Mary Elson writing in the Toledo Magazine for the Toledo Blade April 6, 1980, about six months after Mr. Gagnon’s death concurs that such a picture of him may be unfair:
“Only last year, Gagnon was fired from a job as a night hotel manager as a result of an article in the Concord, N.H. Monitor that began as a Memorial Day tribute to the marine, but ended with the suggestion that Gagnon was an alcoholic and couldn’t hold a job.
“From all evidence, the story was shabbily done, but it spread quickly across the United States…” She quotes the inflammatory story originally published in the Manchester Union-Leader.

I understand that Mr. Gagnon’s family discovered a collections of letters he wrote home and that there were plans a few years ago to turn them into either a book or a theatrical presentation. I’d be very interested to learn more about that.

If you feel that the remarks made in the above post were wrong, I would like to give you the opportunity to tell your side of it. I know that in the press sometimes an error is made and then gets repeated endlessly, to the point where it seems to become “fact”. This is very frustrating for the subjects of these articles, their families, and for historical researchers. The only people who enjoy misrepresentations are gossipmongers.

If you would like to send me an email with what you feel is the correct description of Rene Gagnon’s post-war life, I’ll put up a new blog post as an addendum. You can reach me at JacquelineTLynch@gmail.com.

However, please contact me with your name. “Anonymous” carries no weight. You could be Mr. Gagnon’s grandson, or you could be a “troll”. Standing by your name gives you credibility.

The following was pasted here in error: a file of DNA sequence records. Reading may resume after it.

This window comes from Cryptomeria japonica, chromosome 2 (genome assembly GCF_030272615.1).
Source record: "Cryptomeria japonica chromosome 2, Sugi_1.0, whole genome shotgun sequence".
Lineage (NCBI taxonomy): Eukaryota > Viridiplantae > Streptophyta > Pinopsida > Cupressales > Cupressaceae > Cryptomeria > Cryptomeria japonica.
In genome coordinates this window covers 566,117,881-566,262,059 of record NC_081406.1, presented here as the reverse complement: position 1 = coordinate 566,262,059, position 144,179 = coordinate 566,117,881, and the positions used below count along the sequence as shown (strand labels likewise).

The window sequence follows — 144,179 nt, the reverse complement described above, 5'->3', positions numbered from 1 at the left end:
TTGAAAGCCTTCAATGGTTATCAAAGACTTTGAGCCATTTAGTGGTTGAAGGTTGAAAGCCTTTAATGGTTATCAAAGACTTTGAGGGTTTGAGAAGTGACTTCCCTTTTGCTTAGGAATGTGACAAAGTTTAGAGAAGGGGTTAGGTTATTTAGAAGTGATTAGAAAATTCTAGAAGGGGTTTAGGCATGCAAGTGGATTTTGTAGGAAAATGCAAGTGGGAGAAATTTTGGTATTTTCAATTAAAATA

Which is why it’s so important to correct this information about Rene Gagnon if you have something different to say. All that’s left is his name and his memory. If I have written false information about him by repeating false information, then I apologize.

Thanks again for leaving your comment.

tammy chalbeck said...

Just found out by my brother that Rene Arthur Gagnon was my grandmothers uncle..makes me proud to know that I am related to this man...wish I had heard the same stories from my grandmother that my brother did but I was young...my grandmothers name was Lillian Gagne...would love to know more about him and wish she was alive to tell me! Thank you Tammy Chalbeck

Jacqueline T Lynch said...

Welcome, Tammy, and thank you for commenting. Mr. Gagnon's family has a right to be proud of him. There are many like you who want to know more about their WWII-era relatives. Unfortunately, the farther we get away from that generation, the harder is it to keep their memory alive. Sharing family stories is so important.